Motutapu has a spectacular cultural landscape, spanning the entire period of human occupation in New Zealand. It consists of an intact archaeological landscape with evidence of a Maori village where dog and human footprints are pressed into the fresh ash from a Rangitoto eruption. This provides the only record of Maori witnessing an Auckland volcanic eruption.
Maori did not just leave footprints – more than 300 archaeological sites have been recorded, which include undefended settlements, terraced house sites, storage pits, cooking areas, middens, quarry and stone-working sites, and paa.
Overlying this pre-European Maori landscape are the effects of 180 years of European activity, principally farming and the military occupation during World War II.
Motutapu’s history represents a richly layered tapestry of change – the preservation and interpretation of its many heritage sites is an important focus of the Trust.
Early 1300’s is the probable date of initial Maori settlement – with occupation of west coast of island at Sunde site, Sandy Bay and Pig Bay. ‘Archaic’ Maori material culture has been found at the Sunde site on southern west coast.
Activities included adze making from greywacke, hunting of a wide range of forest birds, little clearance of bush. Dog and rat (Kiore) provide protein.
There are 12 Pa sites on the island, located on most of the easily defended coastal headlands. Their position suggests that most threats were from outside the island.
After the ash fall from Rangitoto, the island inhabitants lived on fishing (mostly snapper), shellfish and horticulture. Their settlements were dispersed over the landscape with people moving from place to place and gathering on occasion into the larger settlements and pa.
The Island's Iwi, Ngai Tai ki Tamaki today works closely with DOC and is active on the island.
The gun battery commanders were confident they could defend themselves against ships but were concerned with the threat of a direct enemy infantry attack on the island via landing craft. To combat this, the army created infantry defences using a short range howitzer battery to defend the big guns. The small three gun battery was intended to defend the island against direct assault. The howitzers were light enough to move around on the back of a couple of old Bren carriers. They could fire a 9kg shell about 6km.
In 1941 when Japan entered the war, a decision was made to build 16 pillboxes to guard the battery and adjacent gullies up which the enemy might approach. They had wooden sleeping benches, softboard linings and were in telephone communication with the battery. Two men slept while the third kept watch.
Motutapu's defences included heavy and light machine guns, rifles and 3 inch mortars at the ready.
In 1942 the United States decided that Auckland Harbour would become the US Southern Pacific fleet operating base. This resulted in a massive military build up of troops, ships and aircraft into the area. A huge base was to be built at Yankee wharf on Rangitoto and Motutapu was to become the main storage bunker location for munitions.
The entire defence structure of the area had to be upgraded to protect The US Pacific Fleet which was going to anchor between Tiri and Rangitoto within the gun and mine defences of the port.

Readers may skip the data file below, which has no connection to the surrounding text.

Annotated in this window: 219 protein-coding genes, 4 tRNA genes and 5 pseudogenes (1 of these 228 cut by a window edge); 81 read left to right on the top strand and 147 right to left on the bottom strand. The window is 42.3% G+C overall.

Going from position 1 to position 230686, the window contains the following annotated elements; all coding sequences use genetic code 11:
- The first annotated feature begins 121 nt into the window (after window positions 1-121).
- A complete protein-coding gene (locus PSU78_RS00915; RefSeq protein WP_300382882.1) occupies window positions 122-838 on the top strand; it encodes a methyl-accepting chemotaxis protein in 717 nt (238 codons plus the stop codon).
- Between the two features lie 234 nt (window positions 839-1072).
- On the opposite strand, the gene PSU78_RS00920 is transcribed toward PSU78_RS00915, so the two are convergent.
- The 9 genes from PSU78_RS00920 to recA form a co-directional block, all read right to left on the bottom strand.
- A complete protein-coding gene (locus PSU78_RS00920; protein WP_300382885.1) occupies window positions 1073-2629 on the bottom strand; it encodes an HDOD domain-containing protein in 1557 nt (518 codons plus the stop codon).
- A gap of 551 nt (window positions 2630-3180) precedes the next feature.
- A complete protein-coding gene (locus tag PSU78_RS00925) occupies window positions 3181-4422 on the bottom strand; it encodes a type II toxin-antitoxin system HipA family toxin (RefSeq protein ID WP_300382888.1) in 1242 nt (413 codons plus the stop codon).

The entire complex cost $13.6million (2008 dollars) – the US Navy Fleet never came and the magazines were never used. The war had moved quickly north in 1943.
The US Navy handed them over to the New Zealand Army who blew a few up for demolition practise.
Strategically located at the entrance to the Hauraki Gulf, Motutapu was the home of New Zealand’s most important gun battery during World War II. Advanced for its time, the battery had radar overlooking underwater minefields stretching from Motutapu to the island of Tiritiri Matangi.
During the Japanese advances of early 1942, the threat of invasion was very real. At that time Motutapu’s three 6” MK 21 guns comprised the only long-range counter bombardment battery capable of repelling an invasion fleet attacking Auckland Harbour. Installed in 1938, the guns continued in service until being scrapped in 1960. Today the gun emplacements, just 30 minutes walk from Home Bay, are open to the public but require further restoration for which the Trust is seeking support.
In recognition of the battery’s historic importance, the Trust partnered with Devonport film company 4D Canvas to bring the story of the guns back to life. The result is a short educational movie “The Guns of Motutapu”. Created to encourage interest and support for Trust projects, the film tells the layers of history from early Maori occupations to WWII fortress to farm. It includes narration from Major Derek Thorburn, who in 1942 at the age of 20 was posted to the battery. Derek later rose to become Commander of the Guns and has clear memories of what military life was like on the island as they waited for an invasion that never came.
Creating “The Guns of Motutapu” required building 3D computer models of the guns, emplacements and topographical features as they existed in 1942. The finished 3D animated film is a benchmark for historic visualisations. This is free and available to see at Reid Homestead – the Trust’s visitor center which is open on the weekends (10.30am – 3.30pm).
European farming has been carried out on Motutapu since 1840 until 2017 and has been important in economic and heritage terms.